Delay in reviewing South African appointment ‘unreasonable’

Out-Law Analysis | 28 Oct 2021 | 2:01 pm | 4 min. read

A public authority in South Africa has lost its bid to overturn a managerial appointment it made after a court ruled the authority took too long to review the appointment following a complaint lodged by an unsuccessful candidate for the role.

The ruling, by the Western Cape Division of the High Court, builds on case law established by the Supreme Court of Appeal (SCA) and provides further guidance on the scope of powers enjoyed by South African public bodies to review and correct their own decisions and how those powers are impacted by delay in the review process.

What the legislation says

An organ of state cannot apply for the review and correction of its own decisions in terms of the Promotion of Administrative Justice Act 3 of 2000 (PAJA) and must do so in terms of the principle of legality, to which the exercise of all public power is subject.

PAJA stipulates a period for launching proceedings. However, where there is delay in instituting proceedings in terms of the principle of legality this requires a determination on whether the delay in launching proceedings was unreasonable and after considering certain factors, whether the unreasonable delay can be condoned.

The case

The law relating to the principle of legality and the reasonableness of delay was considered in the case of George municipality v Van Staden.

Randal Van Standen applied for a vacancy which arose in 2015 which listed certain essential and preferred requirements. The candidate’s appointment was to be based on their ability to satisfy the essential requirements or do so within a reasonable time. Of the 20 candidates that applied for the job, only Van Standen and one other, Mr. Van Rooi, were deemed to have met these requirements. On recommendation from the director of civil engineering services at George municipality, Van Standen was appointed by the municipal manager.

Van Rooi lodged a complaint with the Public Protector in March 2017 alleging that Van Standen did not meet the essential requirements listed in the job specification and that therefore his appointment was irregular. After more than two years, the Public Protector concurred with Van Rooi and directed George municipality to review Van Standen’s  appointment in accordance with PAJA.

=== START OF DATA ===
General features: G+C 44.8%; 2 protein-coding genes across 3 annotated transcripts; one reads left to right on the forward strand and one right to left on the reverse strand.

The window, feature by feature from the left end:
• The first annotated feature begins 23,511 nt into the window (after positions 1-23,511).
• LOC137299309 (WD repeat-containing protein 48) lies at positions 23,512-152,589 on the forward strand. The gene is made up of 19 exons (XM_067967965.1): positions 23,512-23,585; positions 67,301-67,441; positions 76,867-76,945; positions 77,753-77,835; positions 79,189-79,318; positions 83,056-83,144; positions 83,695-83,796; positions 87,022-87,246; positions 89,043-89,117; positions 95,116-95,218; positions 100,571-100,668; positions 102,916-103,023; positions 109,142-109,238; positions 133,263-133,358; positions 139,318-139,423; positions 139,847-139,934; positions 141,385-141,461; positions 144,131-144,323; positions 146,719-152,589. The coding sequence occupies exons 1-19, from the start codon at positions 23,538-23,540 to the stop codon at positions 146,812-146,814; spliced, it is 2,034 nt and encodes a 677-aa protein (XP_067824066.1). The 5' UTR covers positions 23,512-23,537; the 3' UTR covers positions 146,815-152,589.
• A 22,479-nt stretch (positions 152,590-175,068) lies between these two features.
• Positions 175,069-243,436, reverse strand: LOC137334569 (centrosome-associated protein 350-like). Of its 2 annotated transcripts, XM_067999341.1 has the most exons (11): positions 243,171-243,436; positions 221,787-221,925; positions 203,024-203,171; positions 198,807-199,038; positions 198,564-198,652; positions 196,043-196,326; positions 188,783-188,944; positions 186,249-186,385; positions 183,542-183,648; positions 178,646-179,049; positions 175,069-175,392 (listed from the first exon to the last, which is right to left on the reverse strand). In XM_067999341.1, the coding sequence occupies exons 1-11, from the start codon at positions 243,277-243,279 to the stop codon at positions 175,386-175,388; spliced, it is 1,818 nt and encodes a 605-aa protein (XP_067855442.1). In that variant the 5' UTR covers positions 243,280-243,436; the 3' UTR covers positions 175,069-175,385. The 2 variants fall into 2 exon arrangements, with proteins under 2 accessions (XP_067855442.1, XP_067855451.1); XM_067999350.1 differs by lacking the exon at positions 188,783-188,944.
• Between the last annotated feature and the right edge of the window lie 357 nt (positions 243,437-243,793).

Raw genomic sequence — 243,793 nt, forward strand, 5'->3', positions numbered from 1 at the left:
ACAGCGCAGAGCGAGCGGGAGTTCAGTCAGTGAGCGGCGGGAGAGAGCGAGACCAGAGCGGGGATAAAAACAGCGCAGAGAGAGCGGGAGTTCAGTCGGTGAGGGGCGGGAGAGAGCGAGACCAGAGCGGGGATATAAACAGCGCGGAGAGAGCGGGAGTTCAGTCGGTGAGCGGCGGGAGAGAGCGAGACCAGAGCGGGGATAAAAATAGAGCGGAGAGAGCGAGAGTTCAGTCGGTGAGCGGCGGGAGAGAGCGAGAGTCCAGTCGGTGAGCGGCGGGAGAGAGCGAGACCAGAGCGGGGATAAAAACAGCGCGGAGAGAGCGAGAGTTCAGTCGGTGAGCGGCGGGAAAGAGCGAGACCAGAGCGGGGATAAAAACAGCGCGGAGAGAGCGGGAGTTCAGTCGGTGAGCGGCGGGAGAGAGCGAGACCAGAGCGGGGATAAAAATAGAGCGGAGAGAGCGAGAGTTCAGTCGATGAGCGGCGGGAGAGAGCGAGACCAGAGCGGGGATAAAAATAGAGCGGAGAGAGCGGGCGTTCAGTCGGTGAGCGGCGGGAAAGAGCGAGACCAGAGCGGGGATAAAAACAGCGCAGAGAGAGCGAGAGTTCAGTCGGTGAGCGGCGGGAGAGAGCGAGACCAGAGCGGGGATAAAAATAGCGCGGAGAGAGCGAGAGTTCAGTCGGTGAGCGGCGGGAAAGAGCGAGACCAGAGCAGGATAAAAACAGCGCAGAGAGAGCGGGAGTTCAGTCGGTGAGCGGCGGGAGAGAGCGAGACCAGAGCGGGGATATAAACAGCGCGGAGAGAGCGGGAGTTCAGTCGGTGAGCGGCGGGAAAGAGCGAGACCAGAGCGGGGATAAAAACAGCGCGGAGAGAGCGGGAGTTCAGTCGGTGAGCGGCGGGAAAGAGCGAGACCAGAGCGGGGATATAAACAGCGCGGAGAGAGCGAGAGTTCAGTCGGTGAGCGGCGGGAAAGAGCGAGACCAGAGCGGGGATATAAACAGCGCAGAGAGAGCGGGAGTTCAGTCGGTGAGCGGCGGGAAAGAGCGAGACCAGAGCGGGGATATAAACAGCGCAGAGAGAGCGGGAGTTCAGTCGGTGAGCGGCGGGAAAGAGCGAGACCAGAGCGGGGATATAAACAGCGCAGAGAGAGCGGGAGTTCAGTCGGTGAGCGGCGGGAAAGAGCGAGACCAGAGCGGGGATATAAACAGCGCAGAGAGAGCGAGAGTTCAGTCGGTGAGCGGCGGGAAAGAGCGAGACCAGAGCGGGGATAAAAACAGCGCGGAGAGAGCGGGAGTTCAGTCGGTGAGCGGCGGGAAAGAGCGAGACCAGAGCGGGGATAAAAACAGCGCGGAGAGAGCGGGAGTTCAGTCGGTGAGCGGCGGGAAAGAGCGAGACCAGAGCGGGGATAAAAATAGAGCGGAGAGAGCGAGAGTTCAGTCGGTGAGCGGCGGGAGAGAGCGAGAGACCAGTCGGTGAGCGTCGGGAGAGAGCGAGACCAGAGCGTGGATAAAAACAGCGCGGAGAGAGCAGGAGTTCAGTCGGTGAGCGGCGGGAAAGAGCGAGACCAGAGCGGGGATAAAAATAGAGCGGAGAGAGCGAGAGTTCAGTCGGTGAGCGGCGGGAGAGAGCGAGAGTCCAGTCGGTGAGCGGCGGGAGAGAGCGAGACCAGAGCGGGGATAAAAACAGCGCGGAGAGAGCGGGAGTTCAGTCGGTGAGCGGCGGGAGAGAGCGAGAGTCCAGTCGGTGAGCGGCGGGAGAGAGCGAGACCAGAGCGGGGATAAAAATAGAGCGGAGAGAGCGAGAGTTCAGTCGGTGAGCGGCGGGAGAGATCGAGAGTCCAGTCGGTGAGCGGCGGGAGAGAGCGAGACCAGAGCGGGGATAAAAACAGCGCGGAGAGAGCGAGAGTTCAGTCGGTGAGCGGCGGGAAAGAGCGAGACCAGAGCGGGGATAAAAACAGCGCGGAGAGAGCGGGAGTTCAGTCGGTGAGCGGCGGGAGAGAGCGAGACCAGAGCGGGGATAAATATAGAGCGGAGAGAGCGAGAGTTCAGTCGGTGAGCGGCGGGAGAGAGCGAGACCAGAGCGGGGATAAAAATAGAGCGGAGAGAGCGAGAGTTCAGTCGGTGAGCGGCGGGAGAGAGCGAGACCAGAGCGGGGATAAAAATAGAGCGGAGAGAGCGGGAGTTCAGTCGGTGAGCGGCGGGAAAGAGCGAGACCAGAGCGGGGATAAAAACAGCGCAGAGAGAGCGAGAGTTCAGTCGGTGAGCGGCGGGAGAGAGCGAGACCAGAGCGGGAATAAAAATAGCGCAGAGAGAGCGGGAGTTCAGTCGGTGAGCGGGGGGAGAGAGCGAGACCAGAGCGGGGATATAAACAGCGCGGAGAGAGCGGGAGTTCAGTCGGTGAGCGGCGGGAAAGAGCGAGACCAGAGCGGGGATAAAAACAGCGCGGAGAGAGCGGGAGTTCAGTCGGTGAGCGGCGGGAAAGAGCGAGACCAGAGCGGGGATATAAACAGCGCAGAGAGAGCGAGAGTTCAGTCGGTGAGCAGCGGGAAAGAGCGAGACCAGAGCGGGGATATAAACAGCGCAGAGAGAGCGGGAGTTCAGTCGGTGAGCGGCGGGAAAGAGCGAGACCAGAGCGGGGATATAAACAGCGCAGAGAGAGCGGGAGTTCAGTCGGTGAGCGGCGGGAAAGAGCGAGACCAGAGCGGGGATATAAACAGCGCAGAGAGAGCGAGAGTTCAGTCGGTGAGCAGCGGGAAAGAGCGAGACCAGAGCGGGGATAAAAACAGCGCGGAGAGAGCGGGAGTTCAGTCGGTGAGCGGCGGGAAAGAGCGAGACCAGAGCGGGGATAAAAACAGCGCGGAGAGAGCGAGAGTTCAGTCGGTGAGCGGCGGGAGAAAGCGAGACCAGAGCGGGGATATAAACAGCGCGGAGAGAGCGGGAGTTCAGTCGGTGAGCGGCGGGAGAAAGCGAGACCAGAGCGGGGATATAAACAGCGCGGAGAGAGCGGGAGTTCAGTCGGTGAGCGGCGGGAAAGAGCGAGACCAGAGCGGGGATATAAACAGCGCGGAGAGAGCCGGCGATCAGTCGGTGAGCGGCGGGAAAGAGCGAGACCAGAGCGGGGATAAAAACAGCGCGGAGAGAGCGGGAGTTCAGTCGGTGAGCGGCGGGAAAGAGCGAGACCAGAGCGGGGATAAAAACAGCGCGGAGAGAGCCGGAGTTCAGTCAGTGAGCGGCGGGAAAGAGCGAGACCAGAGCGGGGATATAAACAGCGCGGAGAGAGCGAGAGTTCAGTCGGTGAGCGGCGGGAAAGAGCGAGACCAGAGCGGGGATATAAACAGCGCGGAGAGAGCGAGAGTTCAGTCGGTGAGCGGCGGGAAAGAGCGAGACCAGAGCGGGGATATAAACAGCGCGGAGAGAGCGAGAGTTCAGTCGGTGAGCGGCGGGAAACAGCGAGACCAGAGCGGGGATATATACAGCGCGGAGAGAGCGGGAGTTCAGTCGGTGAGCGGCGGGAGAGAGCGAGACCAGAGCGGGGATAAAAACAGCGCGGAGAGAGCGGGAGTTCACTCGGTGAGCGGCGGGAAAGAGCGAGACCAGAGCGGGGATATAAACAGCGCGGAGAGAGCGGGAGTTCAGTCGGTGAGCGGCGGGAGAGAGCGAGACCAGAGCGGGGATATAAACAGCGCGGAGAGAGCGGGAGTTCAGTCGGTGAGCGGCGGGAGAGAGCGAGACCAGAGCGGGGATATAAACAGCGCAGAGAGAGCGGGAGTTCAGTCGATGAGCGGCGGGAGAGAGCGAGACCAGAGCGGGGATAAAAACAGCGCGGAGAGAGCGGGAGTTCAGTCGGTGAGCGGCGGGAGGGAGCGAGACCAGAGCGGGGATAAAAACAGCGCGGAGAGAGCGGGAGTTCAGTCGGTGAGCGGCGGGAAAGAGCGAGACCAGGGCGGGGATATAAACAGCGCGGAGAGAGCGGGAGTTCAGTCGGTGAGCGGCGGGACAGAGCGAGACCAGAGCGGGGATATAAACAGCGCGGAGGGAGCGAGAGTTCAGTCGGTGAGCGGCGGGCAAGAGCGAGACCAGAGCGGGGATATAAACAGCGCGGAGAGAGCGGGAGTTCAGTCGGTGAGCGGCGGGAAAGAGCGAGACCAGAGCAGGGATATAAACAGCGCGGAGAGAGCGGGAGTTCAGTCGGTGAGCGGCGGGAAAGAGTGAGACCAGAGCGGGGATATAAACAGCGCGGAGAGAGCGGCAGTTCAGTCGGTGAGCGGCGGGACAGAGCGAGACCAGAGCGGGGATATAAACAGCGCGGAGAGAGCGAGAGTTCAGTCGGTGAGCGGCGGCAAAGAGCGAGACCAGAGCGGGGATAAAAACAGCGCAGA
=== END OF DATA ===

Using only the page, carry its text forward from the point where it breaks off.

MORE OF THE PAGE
The relevant case law

An organ of state, such as George municipality, can only apply for the review and correction of its own decisions in terms of the principle of legality. Accordingly, it must be determined whether the delay in launching proceedings was unreasonable. The leading case law on this issue in South Africa was developed by the SCA in the recent cases of Special Investigating Unit and Another v Engineered Systems Solutions (Pty) Ltd (the SIU case) and Govan Mbeki Municipality v New Credit Solutions (Pty) Ltd (the Mbeki case).

South African courts have the power to refuse a legality review or, in appropriate circumstances, condone it where there has been unreasonable or undue delay. In the case of in Khumalo v MEC for Education, KwaZulu-Natal (the Khumalo case), the Constitutional Court held that whereas section 237 of the South African Constitution provides that all constitutional obligations must be performed diligently and without delay, it elevates the need for expeditious and diligent compliance by organs of state with their constitutional duties, to an obligation which forms a central part of the principle of legality.